It seems that after the main system boots, the network interface won’t automatically change to whatever is set in /etc/network/interfaces (because the interface is seen to be already “up” it gets left alone.) To work around this you could put a line ifdown eth0; ifup eth0 in /etc/rc.local, or just keep the initramfs network settings the same as the ones in /etc/network/interfaces.”

    FYI :
    “ifdown eth0; ifup eth0 in /etc/rc.local” didn’t help. ifup doesnt want to overwrite the configuration and keeps the initramfs one :/
    The workaround I’ve used is to add in /etc/network/interfaces :
    pre-up ip addr flush dev eth0

    then the interface reconfigure during the boot without rc.local :)

    BTW, huge thanks for your updated tutorial !

  18. Instead of configuring it all yourself by hand, consider using the Mandos package (already present in Debian & Ubuntu) which solves the problem of remote boot disk unlocking.

    • Hi mrz,

      There’s a line to set a port number in /etc/default/dropbear, and I _think_ when you run update-initramfs then those options end up used in the initramfs. But I’m not 100% certain.


      • Hi Angus

        Thank you very much for the hint.
        I also found that file and I will test it and reply with the result :)


      • Unfortunately this did not work out.
        I am still trying to find a way and will update if there is a solution.
        In case anyone has an idea, please let me know

  19. I had severe problems getting a DHCP lease on boot. It would work right away approx. one out of ten times. The other nine times I could wait as long as I wanted, but the initramfs didn’t manage to get an ip.

    The device has an ethernet port as well as a wifi card. Because I only want to connect via ethernet, I changed the initramfs networking configuration to specifically use eth0 for dhcp.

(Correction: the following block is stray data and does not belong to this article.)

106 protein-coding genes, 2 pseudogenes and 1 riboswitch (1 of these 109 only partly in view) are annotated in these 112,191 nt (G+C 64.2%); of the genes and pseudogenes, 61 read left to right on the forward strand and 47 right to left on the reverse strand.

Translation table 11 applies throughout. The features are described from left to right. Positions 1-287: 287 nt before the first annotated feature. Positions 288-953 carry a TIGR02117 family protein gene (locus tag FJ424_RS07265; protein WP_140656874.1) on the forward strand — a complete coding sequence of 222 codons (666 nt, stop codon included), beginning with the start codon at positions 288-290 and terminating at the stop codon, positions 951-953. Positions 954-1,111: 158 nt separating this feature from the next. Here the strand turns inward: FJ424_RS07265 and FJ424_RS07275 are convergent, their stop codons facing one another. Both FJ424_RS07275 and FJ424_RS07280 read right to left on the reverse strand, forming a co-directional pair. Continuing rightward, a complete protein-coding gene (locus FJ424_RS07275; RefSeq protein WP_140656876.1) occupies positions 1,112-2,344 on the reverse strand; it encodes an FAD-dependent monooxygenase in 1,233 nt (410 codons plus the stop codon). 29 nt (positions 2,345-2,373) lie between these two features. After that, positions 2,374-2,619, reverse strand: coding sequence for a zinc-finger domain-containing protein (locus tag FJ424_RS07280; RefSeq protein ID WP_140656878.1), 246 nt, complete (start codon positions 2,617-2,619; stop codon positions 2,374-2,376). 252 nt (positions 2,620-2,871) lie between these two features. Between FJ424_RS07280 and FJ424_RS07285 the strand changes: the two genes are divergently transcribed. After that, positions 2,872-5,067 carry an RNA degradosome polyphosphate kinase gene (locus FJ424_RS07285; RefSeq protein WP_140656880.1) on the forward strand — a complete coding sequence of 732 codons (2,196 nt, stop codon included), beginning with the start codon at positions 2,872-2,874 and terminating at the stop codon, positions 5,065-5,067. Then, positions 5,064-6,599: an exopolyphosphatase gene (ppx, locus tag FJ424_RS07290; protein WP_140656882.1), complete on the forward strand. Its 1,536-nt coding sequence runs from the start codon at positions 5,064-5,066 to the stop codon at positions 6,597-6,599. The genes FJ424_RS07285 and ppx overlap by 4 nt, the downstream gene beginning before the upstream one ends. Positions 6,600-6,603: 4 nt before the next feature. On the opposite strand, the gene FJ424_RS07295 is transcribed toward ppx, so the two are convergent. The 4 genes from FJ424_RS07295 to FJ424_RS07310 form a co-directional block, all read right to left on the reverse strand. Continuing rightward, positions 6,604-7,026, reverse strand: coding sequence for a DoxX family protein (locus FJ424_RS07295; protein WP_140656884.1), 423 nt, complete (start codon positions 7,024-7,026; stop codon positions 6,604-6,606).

This solution which worked for me. To be precise I replaced the entry
    “export IP=dhcp”
    in /etc/initramfs-tools/conf.d/network_config with
    “export IP=::::my-hostname:eth0:dhcp”
    I’m pretty sure it’ll work just fine if you leave the hostname out tough.

  20. Thanks for figuring this all out. I’ve been looking for something like this for some time now.

    I say something *like* this, because I had in mind a slightly different flavor where the booting machine uses the dropbear client rather than its server. Upon boot, it would get a network address and then SSH out to an “authentication server” to retrieve a keyfile. Before giving up the keyfile, the authentication server would contact me via something like Duosec’s 2FA push notification. Only after I approve the request does the server “release” the keyfile and allow the rootfs to be decrypted.

    The authentication server would use PKI, naturally, and would use the “command=” directive in authorized_keys to run its tasks script. It could accept some parameters, such as hostname, IP, and/or a shared-secret to log or help determine its course of action. It would then output the keyfile contents on success, which could potentially be fed directly into cryptsetup to open the LUKS partition.

    The end goal would be to increase the trustability of a system when in an untrusted environment such as a remote datacenter. If I get an unexpected auth request, I have a chance to ask the remote contact what happened before I blindly unlock it. And I’m not tied to a screen to enter a password; I can approve it from anywhere as long as I have my phone with me.

    Anyone have suggestions or critiques? Does it sound feasible at least?

  21. Note that underscores are not valid characters in a hostname (even though Microsoft would have you believe otherwise).

  22. I’ running a rasperyypi2 with encrypted root partition. I’m unlocking the SD via dropbear login. The Pi boots into raspbian.
    The system works fine. I have one single problem left…

    In case there is no HDMI-Cable connected to the Pi at boot time dropbear does not start so I can not unlock the pi via ssh in this case.

    If I plug in the HDMI-Cable in this state I get the following output:

    I could not figure out, why this is happening may be the fix is similar the one described in this post:

    (But definitely the problem is not solved by changing the options in config.txt

    Any ideas would be greatly appreciated